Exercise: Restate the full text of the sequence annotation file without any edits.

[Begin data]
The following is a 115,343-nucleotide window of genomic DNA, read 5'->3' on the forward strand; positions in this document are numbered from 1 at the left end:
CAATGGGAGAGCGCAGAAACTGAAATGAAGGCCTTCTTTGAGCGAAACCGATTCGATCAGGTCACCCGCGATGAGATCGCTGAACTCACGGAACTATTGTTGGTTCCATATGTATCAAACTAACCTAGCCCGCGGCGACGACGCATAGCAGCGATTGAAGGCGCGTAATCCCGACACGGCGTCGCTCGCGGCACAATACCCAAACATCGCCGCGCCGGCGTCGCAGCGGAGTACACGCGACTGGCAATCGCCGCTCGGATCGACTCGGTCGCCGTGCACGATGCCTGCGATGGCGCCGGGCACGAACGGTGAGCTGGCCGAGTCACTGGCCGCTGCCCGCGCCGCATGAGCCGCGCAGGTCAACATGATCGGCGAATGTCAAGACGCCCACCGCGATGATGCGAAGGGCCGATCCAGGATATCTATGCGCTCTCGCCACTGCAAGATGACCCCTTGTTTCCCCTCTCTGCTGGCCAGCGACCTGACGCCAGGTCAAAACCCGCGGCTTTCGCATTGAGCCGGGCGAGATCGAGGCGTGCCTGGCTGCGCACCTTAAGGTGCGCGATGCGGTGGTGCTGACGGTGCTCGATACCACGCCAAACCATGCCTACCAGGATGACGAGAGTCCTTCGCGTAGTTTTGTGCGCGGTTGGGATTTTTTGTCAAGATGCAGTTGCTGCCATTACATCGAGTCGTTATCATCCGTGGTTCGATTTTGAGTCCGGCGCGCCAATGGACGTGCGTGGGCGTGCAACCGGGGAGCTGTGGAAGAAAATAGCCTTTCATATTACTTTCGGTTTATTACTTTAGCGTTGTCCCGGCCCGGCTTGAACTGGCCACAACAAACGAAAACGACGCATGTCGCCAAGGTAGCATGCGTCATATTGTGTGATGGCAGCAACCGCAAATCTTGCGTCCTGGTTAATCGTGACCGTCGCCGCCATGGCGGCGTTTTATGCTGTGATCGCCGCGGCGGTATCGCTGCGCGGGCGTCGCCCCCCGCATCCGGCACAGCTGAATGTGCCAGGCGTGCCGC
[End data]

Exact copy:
The following is a 115,343-nucleotide window of genomic DNA, read 5'->3' on the forward strand; positions in this document are numbered from 1 at the left end:
CAATGGGAGAGCGCAGAAACTGAAATGAAGGCCTTCTTTGAGCGAAACCGATTCGATCAGGTCACCCGCGATGAGATCGCTGAACTCACGGAACTATTGTTGGTTCCATATGTATCAAACTAACCTAGCCCGCGGCGACGACGCATAGCAGCGATTGAAGGCGCGTAATCCCGACACGGCGTCGCTCGCGGCACAATACCCAAACATCGCCGCGCCGGCGTCGCAGCGGAGTACACGCGACTGGCAATCGCCGCTCGGATCGACTCGGTCGCCGTGCACGATGCCTGCGATGGCGCCGGGCACGAACGGTGAGCTGGCCGAGTCACTGGCCGCTGCCCGCGCCGCATGAGCCGCGCAGGTCAACATGATCGGCGAATGTCAAGACGCCCACCGCGATGATGCGAAGGGCCGATCCAGGATATCTATGCGCTCTCGCCACTGCAAGATGACCCCTTGTTTCCCCTCTCTGCTGGCCAGCGACCTGACGCCAGGTCAAAACCCGCGGCTTTCGCATTGAGCCGGGCGAGATCGAGGCGTGCCTGGCTGCGCACCTTAAGGTGCGCGATGCGGTGGTGCTGACGGTGCTCGATACCACGCCAAACCATGCCTACCAGGATGACGAGAGTCCTTCGCGTAGTTTTGTGCGCGGTTGGGATTTTTTGTCAAGATGCAGTTGCTGCCATTACATCGAGTCGTTATCATCCGTGGTTCGATTTTGAGTCCGGCGCGCCAATGGACGTGCGTGGGCGTGCAACCGGGGAGCTGTGGAAGAAAATAGCCTTTCATATTACTTTCGGTTTATTACTTTAGCGTTGTCCCGGCCCGGCTTGAACTGGCCACAACAAACGAAAACGACGCATGTCGCCAAGGTAGCATGCGTCATATTGTGTGATGGCAGCAACCGCAAATCTTGCGTCCTGGTTAATCGTGACCGTCGCCGCCATGGCGGCGTTTTATGCTGTGATCGCCGCGGCGGTATCGCTGCGCGGGCGTCGCCCCCCGCATCCGGCACAGCTGAATGTGCCAGGCGTGCCGC